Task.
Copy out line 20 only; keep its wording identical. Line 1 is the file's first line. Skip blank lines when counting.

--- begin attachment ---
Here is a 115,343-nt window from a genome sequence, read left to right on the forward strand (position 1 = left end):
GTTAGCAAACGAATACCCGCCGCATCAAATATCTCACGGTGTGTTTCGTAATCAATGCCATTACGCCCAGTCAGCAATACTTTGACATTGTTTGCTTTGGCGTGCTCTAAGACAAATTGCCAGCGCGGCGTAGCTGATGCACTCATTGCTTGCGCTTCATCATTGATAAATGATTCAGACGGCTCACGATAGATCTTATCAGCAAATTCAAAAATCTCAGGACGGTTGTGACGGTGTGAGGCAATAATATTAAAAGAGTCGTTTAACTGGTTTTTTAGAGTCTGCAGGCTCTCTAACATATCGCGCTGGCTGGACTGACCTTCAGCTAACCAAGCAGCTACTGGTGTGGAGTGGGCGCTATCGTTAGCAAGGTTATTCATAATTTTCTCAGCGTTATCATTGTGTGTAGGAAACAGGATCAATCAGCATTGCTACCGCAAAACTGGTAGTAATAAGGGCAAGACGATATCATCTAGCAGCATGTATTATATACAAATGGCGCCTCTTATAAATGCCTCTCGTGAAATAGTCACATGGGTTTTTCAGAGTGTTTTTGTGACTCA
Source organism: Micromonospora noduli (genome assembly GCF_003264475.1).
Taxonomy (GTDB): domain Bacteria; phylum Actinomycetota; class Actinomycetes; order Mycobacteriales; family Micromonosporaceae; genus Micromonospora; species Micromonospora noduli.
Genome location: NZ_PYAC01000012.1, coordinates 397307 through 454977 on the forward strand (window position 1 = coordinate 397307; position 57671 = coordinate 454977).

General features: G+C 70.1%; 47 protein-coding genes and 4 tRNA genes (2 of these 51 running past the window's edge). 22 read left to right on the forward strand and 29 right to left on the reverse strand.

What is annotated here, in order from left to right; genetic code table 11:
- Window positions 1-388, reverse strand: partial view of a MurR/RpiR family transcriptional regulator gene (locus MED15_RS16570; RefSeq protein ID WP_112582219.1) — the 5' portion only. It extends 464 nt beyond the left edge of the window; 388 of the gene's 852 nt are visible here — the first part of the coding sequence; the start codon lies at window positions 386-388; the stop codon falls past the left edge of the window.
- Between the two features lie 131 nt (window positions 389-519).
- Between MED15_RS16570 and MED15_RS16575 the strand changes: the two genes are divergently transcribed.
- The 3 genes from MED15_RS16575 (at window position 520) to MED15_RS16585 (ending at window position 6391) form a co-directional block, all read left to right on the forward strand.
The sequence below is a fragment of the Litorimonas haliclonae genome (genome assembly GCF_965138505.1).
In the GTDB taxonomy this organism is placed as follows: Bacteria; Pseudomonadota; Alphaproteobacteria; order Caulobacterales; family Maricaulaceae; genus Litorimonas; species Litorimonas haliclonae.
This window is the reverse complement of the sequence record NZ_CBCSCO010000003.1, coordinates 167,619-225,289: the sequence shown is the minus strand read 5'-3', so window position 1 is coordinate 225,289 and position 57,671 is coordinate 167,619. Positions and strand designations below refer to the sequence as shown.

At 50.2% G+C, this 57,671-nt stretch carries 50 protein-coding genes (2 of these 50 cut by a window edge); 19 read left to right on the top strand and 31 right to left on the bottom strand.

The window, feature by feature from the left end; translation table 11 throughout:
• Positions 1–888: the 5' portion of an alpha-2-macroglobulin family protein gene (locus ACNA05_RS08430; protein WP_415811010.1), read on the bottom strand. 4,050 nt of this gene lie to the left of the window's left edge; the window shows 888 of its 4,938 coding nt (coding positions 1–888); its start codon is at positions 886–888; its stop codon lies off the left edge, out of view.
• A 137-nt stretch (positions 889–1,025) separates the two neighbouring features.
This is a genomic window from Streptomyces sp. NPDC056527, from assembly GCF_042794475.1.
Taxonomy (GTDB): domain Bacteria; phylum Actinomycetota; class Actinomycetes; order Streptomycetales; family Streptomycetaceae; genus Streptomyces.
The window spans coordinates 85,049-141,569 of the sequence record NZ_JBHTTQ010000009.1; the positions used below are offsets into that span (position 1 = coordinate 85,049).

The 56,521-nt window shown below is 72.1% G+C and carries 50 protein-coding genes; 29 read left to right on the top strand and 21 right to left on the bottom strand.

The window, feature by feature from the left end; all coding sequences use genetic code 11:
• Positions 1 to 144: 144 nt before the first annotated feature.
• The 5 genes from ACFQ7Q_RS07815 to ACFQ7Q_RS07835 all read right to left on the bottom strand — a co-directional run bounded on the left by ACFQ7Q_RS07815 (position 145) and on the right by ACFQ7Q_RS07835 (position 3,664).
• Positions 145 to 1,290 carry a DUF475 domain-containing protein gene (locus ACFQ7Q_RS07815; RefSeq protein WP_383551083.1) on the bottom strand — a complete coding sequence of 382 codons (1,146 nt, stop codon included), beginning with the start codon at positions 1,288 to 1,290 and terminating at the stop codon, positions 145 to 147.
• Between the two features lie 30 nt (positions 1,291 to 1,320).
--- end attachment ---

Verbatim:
Taxonomy (GTDB): domain Bacteria; phylum Actinomycetota; class Actinomycetes; order Streptomycetales; family Streptomycetaceae; genus Streptomyces.